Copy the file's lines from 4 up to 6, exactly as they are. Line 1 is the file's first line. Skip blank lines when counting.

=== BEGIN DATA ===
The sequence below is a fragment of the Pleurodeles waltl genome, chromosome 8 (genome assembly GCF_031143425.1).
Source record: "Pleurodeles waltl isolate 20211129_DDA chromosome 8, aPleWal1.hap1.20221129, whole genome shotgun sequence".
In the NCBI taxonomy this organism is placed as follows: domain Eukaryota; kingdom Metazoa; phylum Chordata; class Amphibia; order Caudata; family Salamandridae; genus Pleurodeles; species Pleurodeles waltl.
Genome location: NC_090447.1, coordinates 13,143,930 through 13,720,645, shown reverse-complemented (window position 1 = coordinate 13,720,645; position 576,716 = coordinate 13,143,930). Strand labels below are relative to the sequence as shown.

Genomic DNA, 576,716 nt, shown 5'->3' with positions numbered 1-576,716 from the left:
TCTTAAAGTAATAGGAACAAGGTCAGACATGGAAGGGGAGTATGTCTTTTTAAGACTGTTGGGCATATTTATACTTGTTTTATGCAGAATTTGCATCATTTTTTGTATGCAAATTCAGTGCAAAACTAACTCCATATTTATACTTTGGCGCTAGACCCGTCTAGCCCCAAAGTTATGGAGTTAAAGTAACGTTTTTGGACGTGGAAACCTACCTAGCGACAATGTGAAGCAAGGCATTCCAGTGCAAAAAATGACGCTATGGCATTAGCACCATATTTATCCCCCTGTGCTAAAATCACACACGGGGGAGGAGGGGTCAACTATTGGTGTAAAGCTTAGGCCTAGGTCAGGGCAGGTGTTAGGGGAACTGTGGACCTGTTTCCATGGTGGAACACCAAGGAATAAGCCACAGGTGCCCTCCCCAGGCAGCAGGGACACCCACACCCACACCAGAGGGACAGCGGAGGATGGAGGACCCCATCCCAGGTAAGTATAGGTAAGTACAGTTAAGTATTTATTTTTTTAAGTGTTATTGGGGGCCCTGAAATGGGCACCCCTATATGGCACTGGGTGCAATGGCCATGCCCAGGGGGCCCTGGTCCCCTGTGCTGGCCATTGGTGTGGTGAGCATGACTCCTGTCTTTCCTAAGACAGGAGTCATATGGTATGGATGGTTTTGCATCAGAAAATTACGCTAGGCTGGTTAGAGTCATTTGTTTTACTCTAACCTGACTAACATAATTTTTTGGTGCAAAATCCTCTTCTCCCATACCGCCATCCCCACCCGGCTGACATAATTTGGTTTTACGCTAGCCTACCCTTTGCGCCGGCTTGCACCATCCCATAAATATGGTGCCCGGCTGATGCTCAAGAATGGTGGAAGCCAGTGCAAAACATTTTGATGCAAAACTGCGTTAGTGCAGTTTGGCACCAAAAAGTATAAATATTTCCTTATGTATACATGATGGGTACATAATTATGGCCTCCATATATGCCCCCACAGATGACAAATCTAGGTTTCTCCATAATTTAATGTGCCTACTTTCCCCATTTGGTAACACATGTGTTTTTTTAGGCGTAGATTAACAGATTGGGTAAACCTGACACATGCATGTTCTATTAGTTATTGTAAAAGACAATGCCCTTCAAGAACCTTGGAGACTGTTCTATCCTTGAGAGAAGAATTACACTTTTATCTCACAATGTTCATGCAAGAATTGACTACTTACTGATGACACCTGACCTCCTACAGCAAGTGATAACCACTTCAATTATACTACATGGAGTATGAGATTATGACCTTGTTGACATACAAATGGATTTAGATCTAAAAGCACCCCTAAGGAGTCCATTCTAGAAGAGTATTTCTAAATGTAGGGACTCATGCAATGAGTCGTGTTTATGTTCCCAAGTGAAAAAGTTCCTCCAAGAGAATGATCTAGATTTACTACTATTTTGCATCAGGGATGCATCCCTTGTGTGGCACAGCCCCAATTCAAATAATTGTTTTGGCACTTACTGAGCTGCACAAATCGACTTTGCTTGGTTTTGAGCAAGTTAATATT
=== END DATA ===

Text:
Genome location: NC_090447.1, coordinates 13,143,930 through 13,720,645, shown reverse-complemented (window position 1 = coordinate 13,720,645; position 576,716 = coordinate 13,143,930). Strand labels below are relative to the sequence as shown.

Genomic DNA, 576,716 nt, shown 5'->3' with positions numbered 1-576,716 from the left:
TCTTAAAGTAATAGGAACAAGGTCAGACATGGAAGGGGAGTATGTCTTTTTAAGACTGTTGGGCATATTTATACTTGTTTTATGCAGAATTTGCATCATTTTTTGTATGCAAATTCAGTGCAAAACTAACTCCATATTTATACTTTGGCGCTAGACCCGTCTAGCCCCAAAGTTATGGAGTTAAAGTAACGTTTTTGGACGTGGAAACCTACCTAGCGACAATGTGAAGCAAGGCATTCCAGTGCAAAAAATGACGCTATGGCATTAGCACCATATTTATCCCCCTGTGCTAAAATCACACACGGGGGAGGAGGGGTCAACTATTGGTGTAAAGCTTAGGCCTAGGTCAGGGCAGGTGTTAGGGGAACTGTGGACCTGTTTCCATGGTGGAACACCAAGGAATAAGCCACAGGTGCCCTCCCCAGGCAGCAGGGACACCCACACCCACACCAGAGGGACAGCGGAGGATGGAGGACCCCATCCCAGGTAAGTATAGGTAAGTACAGTTAAGTATTTATTTTTTTAAGTGTTATTGGGGGCCCTGAAATGGGCACCCCTATATGGCACTGGGTGCAATGGCCATGCCCAGGGGGCCCTGGTCCCCTGTGCTGGCCATTGGTGTGGTGAGCATGACTCCTGTCTTTCCTAAGACAGGAGTCATATGGTATGGATGGTTTTGCATCAGAAAATTACGCTAGGCTGGTTAGAGTCATTTGTTTTACTCTAACCTGACTAACATAATTTTTTGGTGCAAAATCCTCTTCTCCCATACCGCCATCCCCACCCGGCTGACATAATTTGGTTTTACGCTAGCCTACCCTTTGCGCCGGCTTGCACCATCCCATAAATATGGTGCCCGGCTGATGCTCAAGAATGGTGGAAGCCAGTGCAAAACATTTTGATGCAAAACTGCGTTAGTGCAGTTTGGCACCAAAAAGTATAAATATTTCCTTATGTATACATGATGGGTACATAATTATGGCCTCCATATATGCCCCCACAGATGACAAATCTAGGTTTCTCCATAATTTAATGTGCCTACTTTCCCCATTTGGTAACACATGTGTTTTTTTAGGCGTAGATTAACAGATTGGGTAAACCTGACACATGCATGTTCTATTAGTTATTGTAAAAGACAATGCCCTTCAAGAACCTTGGAGACTGTTCTATCCTTGAGAGAAGAATTACACTTTTATCTCACAATGTTCATGCAAGAATTGACTACTTACTGATGACACCTGACCTCCTACAGCAAGTGATAACCACTTCAATTATACTACATGGAGTATGAGATTATGACCTTGTTGACATACAAATGGATTTAGATCTAAAAGCACCCCTAAGGAGTCCATTCTAGAAGAGTATTTCTAAATGTAGGGACTCATGCAATGAGTCGTGTTTATGTTCCCAAGTGAAAAAGTTCCTCCAAGAGAATGATCTAGATTTACTACTATTTTGCATCAGGGATGCATCCCTTGTGTGGCACAGCCCCAATTCAAATAATTGTTTTGGCACTTACTGAGCTGCACAAATCGACTTTGCTTGGTTTTGAGCAAGTTAATATT